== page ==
London, England (CNN) -- Following the death of a former Miss Argentina after complications arising from plastic surgery, questions are being raised about the risks of cosmetic surgery.
Solange Magnano, 37, died in hospital, after being transferred from a clinic where she underwent an elective surgery on her buttocks last Wednesday.
Nigel Mercer, president of the British Association of Aesthetic Plastic Surgeons, last month described the cosmetic surgery industry an "unregulated mess" in the journal Clinical Risk.
Following revelations of Magnano's death, he told CNN, "Unfortunately, the things we're saying about this type of surgery keep being proven right by people having major disasters."
Magnano is reported to have died from a pulmonary embolism, a blockage of the blood supply to lungs.
It is currently not known if Magnano's death was a result of her surgery and there is no suggestion that it came about through surgical error, but there are risks associated with buttock-enhancement surgery.
Mercer said Magnano may have had a solid implant in her buttocks, a relatively low-risk procedure, but he said it's possible that she had liquid silicone injected into her buttocks -- a "highly unpleasant" procedure that is banned in most countries. An alternative would have been to extract fat from another part of her body using liposuction, and then inject the fat into the buttocks.
"With a pulmonary embolism something blocks blood supply to the lungs and circulation literally stops dead," Mercer told CNN.
"The lump in the lungs can be stuff you've injected into the patient -- their own fat or a lump of silicone -- or it can be clots from leg veins as a result of deep vein thrombosis (DVT)."
While DVT is not common with cosmetic surgery, Mercer said that operations on the pelvis, buttocks and legs carry a much higher risk of causing the condition.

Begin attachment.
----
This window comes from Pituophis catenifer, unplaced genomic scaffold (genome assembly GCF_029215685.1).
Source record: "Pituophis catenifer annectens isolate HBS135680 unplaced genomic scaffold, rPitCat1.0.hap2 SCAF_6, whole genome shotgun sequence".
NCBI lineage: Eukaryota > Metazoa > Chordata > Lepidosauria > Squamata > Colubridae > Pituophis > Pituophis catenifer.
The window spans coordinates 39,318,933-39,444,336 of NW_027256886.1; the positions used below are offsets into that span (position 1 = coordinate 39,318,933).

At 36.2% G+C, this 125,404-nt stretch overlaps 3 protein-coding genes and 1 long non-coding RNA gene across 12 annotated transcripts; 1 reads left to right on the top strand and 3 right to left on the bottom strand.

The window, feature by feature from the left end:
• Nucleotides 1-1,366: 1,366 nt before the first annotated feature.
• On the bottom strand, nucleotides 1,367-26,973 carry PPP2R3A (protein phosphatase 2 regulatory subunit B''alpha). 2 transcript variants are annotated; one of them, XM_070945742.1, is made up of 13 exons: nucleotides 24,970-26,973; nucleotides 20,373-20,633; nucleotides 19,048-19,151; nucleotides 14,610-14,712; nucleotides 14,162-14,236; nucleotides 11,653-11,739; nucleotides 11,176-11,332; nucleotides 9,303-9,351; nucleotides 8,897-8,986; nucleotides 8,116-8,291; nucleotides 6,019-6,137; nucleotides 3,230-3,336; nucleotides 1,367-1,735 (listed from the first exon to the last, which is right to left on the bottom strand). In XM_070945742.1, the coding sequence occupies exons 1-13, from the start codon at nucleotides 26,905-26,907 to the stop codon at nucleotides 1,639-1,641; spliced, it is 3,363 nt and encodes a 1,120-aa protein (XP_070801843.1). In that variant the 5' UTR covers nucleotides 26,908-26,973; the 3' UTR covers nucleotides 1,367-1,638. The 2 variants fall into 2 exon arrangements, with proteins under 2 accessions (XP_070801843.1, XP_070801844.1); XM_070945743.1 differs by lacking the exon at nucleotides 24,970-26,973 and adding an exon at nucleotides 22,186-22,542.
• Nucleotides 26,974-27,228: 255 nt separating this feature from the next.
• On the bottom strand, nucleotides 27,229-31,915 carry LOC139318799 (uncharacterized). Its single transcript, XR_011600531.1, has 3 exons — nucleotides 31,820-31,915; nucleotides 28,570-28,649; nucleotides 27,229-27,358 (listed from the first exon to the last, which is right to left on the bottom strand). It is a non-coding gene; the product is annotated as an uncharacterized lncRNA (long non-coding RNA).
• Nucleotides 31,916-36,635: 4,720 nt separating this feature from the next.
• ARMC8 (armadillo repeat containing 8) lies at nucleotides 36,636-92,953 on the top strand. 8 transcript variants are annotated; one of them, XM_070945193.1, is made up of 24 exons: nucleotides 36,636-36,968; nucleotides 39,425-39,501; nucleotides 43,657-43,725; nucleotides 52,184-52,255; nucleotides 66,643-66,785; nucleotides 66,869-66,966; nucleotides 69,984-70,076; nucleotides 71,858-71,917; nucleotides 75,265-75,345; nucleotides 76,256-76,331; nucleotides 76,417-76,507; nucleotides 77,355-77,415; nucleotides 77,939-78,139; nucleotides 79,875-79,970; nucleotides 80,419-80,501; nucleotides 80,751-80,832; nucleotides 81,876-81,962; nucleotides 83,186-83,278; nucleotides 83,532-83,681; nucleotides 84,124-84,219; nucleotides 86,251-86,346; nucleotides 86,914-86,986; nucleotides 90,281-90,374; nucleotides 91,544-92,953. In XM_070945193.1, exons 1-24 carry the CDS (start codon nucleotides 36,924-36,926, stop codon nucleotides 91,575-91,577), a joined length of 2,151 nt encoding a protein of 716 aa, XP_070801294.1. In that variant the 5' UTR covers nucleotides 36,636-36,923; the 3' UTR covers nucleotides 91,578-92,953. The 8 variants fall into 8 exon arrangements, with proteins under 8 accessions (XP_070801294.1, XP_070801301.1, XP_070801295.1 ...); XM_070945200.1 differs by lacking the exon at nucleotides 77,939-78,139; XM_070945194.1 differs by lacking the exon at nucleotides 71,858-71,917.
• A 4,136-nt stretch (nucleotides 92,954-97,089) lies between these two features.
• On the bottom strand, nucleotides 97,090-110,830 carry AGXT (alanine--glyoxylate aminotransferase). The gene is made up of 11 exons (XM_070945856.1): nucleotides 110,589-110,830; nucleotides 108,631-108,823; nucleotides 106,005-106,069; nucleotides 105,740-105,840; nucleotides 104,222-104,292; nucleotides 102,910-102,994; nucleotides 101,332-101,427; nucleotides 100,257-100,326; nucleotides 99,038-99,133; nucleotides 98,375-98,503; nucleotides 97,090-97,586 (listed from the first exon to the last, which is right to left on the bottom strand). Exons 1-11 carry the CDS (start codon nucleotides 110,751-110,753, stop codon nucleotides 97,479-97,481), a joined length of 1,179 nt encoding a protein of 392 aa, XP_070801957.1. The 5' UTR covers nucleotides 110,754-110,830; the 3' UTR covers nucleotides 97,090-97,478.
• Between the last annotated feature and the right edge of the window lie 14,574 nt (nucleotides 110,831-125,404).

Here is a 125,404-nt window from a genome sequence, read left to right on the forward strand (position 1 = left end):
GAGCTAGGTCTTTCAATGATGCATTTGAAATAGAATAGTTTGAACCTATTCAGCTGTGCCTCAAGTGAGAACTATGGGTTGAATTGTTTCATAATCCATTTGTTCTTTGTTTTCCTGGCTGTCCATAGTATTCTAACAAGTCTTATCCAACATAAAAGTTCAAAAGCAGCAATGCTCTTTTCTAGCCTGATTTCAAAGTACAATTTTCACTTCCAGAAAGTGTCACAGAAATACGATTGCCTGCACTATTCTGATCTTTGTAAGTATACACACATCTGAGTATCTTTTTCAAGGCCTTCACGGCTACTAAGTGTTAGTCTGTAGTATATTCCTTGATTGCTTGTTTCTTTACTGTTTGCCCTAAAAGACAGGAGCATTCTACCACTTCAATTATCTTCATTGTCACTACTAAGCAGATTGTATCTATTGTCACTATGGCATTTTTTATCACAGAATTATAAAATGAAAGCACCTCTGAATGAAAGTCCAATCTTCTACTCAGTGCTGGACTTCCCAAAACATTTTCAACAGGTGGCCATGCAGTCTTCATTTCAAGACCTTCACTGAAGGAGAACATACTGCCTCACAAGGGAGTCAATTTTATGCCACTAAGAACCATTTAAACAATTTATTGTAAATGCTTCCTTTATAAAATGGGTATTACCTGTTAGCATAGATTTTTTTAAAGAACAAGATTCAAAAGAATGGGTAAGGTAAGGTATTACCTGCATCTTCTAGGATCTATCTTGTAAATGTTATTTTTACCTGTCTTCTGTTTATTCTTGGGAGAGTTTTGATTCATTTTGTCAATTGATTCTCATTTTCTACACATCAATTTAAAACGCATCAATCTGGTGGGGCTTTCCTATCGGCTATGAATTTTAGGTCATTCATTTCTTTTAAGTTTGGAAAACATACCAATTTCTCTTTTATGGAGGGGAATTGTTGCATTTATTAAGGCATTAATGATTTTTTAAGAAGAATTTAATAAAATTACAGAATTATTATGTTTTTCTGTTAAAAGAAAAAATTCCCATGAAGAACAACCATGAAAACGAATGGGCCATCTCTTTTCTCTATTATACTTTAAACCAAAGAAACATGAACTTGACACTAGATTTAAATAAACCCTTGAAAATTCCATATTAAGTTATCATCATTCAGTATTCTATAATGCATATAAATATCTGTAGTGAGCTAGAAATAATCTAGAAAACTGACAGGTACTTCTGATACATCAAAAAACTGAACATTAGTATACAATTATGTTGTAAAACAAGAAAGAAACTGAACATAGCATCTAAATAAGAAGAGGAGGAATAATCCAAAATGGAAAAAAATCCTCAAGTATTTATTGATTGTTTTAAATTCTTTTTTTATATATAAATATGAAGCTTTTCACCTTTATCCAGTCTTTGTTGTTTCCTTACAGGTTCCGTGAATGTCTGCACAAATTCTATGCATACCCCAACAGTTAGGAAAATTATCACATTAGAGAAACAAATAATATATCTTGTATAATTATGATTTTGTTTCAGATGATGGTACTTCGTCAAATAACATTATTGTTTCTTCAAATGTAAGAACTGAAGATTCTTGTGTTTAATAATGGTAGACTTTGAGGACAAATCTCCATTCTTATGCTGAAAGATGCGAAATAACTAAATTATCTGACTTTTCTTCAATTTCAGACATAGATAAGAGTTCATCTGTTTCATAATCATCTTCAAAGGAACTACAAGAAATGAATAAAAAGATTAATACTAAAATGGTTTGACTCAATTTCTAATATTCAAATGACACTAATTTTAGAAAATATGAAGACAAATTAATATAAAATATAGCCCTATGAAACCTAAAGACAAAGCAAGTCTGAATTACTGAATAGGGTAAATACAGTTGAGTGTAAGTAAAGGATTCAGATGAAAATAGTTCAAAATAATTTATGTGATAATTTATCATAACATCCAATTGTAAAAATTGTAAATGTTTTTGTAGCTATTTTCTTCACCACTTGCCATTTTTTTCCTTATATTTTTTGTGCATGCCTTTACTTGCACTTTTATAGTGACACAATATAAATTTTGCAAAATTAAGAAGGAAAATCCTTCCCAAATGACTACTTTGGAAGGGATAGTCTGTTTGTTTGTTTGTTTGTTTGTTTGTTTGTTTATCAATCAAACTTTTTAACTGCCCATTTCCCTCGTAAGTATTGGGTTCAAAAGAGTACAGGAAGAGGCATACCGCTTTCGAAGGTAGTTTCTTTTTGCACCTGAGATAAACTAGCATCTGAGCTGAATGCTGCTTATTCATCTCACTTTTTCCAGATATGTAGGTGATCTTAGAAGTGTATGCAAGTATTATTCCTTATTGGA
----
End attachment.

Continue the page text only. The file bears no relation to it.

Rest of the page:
"No cosmetic surgery is totally risk free," Mercer told CNN. "Even having botox and fillers is not risk free. There's a chance of infection, bruising or bleeding with any procedure."
Cosmetic surgery risks
Really serious infection is uncommon, said Mercer. He added that about one percent of all operations, whether cosmetic, orthopedic or cardiac, result in an infection, but they can be dangerous and could ruin the results of a cosmetic procedure.
Mercer said risks are significantly increased in patients who have multiple procedures at the same time. Having breast reduction, a tummy tuck and facelift in combination could require a six-hour operation, increasing the risk of DVT, lung infection, or major blood loss.
Cosmetic procedures rarely result in death, but liposuction involving large volumes of fat is one of the highest-risk practices. Procedures involving more than six liters of liposuction usually require a blood transfusion, which can dramatically increase the associated risks.
Nerve damage is rare, but mistakes during facelifts can result in permanent damage to facial nerves.
"With a tummy tuck the bottom part of tummy will be permanently numb following the procedure," said Mercer. "Very few patients who come to see me have been told that by other surgeons they have seen. "
Solid silicone implants in the buttocks can sometimes harden. That can be painful, difficult to sit on, and be visible when the patient moves around. Buttock surgery also carries an increased risk of infection.
"About four percent of the population do not form nice white scars, they form a very red, raised, lumpy scar," said Mercer.
Mercer says there is a much greater risk of complications in smokers, because nicotine greatly constricts blood vessels. Some surgery involves cutting and tying blood vessels, meaning efficient blood flow is essential.
"I've done medical reports on patients who have had a tummy tuck and have said they have stopped smoking, but haven't," said Mercer.
"As soon as they've got out of bed after the procedure they've gone outside and smoked cigarettes, and the bottom part of their tummy has gone black and fallen off, which means they've needed skin grafting."
Mercer advises against flying to another country for plastic surgery. Long flights can increase the risk of DVT, and one method used to prevent DVT, taking an asprin before flying, can increase the risk of bleeding during surgery.
He adds that when you see a surgeon for consultation it's crucial to ask about their qualifications and training, and then check the information with a recognized regulatory body.